Valuation of Assets
You typically should value a publicly traded security based on its exchange value. In other cases, you should use some recognized indication of value for the type of asset, such as:
- a recent purchase price (if the purchase date is noted);
- a recent appraisal;
- the market value of the property as assessed for tax purposes;
- the book value of non-publicly traded stock;
- the face value of corporate bonds or comparable securities;
- the net worth of a business partnership; or
- the equity value of an individually owned business.
A good faith estimate of the fair market value may be made in any case in which the exact value cannot be obtained without undue hardship or expense.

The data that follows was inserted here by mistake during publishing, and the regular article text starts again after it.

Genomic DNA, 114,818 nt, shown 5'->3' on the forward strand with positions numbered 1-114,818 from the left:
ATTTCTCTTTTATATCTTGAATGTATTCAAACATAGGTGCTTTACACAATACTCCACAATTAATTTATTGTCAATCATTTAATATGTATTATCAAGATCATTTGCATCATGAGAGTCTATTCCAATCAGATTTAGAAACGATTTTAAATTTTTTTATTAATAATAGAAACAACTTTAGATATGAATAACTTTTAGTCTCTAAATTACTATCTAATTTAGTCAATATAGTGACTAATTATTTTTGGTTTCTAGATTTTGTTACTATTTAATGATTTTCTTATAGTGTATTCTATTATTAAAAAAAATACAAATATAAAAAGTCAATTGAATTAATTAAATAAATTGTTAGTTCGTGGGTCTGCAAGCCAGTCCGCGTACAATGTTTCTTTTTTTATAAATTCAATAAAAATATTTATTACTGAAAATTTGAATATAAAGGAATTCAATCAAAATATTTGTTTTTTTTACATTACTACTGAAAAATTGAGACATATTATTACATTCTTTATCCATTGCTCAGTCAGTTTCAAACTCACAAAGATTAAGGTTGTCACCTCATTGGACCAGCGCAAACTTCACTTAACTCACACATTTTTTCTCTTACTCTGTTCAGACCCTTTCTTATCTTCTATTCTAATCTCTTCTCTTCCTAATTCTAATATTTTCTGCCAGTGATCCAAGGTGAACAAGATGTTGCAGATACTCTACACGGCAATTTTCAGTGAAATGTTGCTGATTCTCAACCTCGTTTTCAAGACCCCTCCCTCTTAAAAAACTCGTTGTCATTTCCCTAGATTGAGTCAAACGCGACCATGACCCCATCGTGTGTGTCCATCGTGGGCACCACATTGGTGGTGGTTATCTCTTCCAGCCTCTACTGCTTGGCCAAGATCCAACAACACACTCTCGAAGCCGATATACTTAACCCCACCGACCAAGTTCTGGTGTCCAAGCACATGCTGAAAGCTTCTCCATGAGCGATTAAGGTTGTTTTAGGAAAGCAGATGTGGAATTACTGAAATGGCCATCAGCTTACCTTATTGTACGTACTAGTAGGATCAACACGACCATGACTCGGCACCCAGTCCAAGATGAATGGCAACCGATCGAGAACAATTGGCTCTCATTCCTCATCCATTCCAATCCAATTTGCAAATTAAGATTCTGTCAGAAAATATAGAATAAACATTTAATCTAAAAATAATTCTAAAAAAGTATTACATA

If you are unable to make a good faith estimate of the value of an asset, you may indicate on the report that the “value is not readily ascertainable” in lieu of marking a category of value. Note, however, that filers generally should be able to make a good faith estimate of value for operating businesses. In addition, filers may be asked to provide additional details about the nature of an asset for which a value has not been provided.